At Scarbrough Family Eyecare we use some of the latest technology to diagnose and treat dry eye disease. Dry eye is a multifactorial and complex disease that often needs more than artificial tears for effective treatment. We use InflammaDry, a special test measuring inflammation in your tears, as well as other techniques to most effectively manage this complex and often frustrating condition.
Dry eye syndrome results when your eyes don’t receive enough moisture. Your tears are made up of oils, water, mucus, and proteins, and they’re necessary to lubricate your eyes and protect them from irritants. Dry eye syndrome often results when you’re not producing enough tears, but it may also mean your tears are missing some of the necessary components.
In addition to a feeling of dryness, dry eye syndrome causes symptoms that include:
Dry eye syndrome can have consequences beyond these unpleasant symptoms if left untreated. Over time, without the protective function of tears, your eyes become more vulnerable to infection and damage.
There’s usually an underlying cause for dry eye syndrome. You may produce low-quality or insufficient tears because of:
If your contact lenses make your eyes feel dry, scratchy, or irritated, you may need to change your lens type, replacement schedule or lens care products.
If you spend hours a day looking at a computer, smartphone, or tablet, you blink less, and your tears evaporate faster.
A decline in tear production, beginning around age 50, is a normal part of aging, though this affects some people more than others.
Your eyes may dry out if you spend a lot of time in smoky, air-conditioned, or windy settings. If you ride a bicycle or travel via airplane frequently, these may also cause your eyes to dry out.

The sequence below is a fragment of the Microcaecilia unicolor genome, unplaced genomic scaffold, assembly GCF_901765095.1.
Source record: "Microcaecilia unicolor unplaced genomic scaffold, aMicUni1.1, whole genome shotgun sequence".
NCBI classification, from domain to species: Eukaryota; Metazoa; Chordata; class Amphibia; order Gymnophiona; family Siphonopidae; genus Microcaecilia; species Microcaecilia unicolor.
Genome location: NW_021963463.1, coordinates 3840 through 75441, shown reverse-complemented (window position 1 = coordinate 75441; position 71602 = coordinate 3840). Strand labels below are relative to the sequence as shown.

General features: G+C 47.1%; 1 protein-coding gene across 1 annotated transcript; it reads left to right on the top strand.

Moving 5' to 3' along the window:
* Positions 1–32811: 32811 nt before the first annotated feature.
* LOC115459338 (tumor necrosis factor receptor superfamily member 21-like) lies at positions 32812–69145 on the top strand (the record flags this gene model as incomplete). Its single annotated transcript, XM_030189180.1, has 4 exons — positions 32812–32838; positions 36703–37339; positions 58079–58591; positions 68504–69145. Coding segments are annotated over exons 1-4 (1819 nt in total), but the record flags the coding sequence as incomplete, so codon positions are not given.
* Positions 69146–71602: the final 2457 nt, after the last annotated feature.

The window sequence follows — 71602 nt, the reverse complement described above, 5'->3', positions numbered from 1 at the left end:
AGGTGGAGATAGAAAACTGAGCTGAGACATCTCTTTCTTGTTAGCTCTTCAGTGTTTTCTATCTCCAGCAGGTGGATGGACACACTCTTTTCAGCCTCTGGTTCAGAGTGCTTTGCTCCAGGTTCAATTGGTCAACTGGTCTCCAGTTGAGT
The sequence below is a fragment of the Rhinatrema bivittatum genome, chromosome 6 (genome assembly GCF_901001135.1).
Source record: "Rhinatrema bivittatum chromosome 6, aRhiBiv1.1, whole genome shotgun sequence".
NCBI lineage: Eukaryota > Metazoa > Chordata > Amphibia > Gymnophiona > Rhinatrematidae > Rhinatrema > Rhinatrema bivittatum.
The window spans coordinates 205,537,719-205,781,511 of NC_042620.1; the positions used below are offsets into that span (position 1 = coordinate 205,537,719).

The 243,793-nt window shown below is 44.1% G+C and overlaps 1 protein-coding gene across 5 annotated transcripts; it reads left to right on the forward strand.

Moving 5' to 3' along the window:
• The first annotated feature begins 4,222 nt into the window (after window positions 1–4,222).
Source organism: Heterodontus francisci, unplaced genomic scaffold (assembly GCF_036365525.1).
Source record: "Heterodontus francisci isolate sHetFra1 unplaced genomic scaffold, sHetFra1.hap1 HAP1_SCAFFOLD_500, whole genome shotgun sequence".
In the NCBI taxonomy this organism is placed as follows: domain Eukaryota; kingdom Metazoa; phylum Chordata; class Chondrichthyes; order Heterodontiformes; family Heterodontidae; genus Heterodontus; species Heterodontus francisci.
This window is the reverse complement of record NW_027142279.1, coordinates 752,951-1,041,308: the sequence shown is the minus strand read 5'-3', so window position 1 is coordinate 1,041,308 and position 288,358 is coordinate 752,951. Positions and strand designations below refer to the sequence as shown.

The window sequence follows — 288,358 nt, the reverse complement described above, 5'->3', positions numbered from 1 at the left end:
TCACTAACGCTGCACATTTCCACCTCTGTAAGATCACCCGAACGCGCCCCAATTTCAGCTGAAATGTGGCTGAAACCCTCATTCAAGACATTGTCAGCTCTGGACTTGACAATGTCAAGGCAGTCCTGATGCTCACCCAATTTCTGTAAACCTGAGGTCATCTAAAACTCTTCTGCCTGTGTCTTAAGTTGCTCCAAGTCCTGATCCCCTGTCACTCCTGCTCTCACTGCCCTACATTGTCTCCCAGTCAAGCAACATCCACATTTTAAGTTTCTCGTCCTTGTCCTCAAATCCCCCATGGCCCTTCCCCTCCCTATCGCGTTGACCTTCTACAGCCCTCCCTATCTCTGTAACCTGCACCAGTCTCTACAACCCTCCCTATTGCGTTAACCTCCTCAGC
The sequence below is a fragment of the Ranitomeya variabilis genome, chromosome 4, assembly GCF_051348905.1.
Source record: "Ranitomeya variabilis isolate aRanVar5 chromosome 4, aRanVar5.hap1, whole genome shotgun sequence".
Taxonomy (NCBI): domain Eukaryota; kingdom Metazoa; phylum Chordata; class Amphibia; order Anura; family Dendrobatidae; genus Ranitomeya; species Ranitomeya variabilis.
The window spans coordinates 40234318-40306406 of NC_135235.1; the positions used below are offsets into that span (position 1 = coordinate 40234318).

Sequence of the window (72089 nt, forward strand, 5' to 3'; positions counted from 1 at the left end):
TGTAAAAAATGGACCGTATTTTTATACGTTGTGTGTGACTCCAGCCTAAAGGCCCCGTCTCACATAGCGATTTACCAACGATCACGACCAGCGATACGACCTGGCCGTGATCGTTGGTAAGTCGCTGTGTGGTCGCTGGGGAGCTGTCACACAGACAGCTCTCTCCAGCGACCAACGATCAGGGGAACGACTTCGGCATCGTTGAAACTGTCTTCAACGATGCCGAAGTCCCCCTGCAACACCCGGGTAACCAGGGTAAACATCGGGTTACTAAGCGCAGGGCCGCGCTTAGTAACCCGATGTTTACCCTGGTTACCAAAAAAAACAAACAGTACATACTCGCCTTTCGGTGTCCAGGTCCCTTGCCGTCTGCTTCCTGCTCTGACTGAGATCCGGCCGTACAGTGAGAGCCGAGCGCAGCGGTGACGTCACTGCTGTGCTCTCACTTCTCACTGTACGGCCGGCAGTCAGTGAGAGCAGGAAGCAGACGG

Dry eyes are a symptom of certain chronic illnesses, including diabetes, rheumatoid arthritis, thyroid conditions, and lupus.
Dry eyes are a side effect of many prescription and over-the-counter medications. These include some antihistamines, antidepressants, birth control pills, blood pressure medications, and decongestants.
To treat dry eye syndrome effectively, it’s usually necessary to identify and target the underlying cause.
Mild cases of dry eye syndrome usually respond to over-the-counter lubricating eye drops. If your eyes are moderately or severely dry, Dr Reed may recommend other therapy or prescribe medication to reduce eye inflammation or stimulate tear production.
It’s also important to figure out what’s causing your symptoms. It might be necessary to take different medications that are less likely to cause dry eyes as a side effect. If you wear contacts, there are lenses specially designed for people with dry eyes.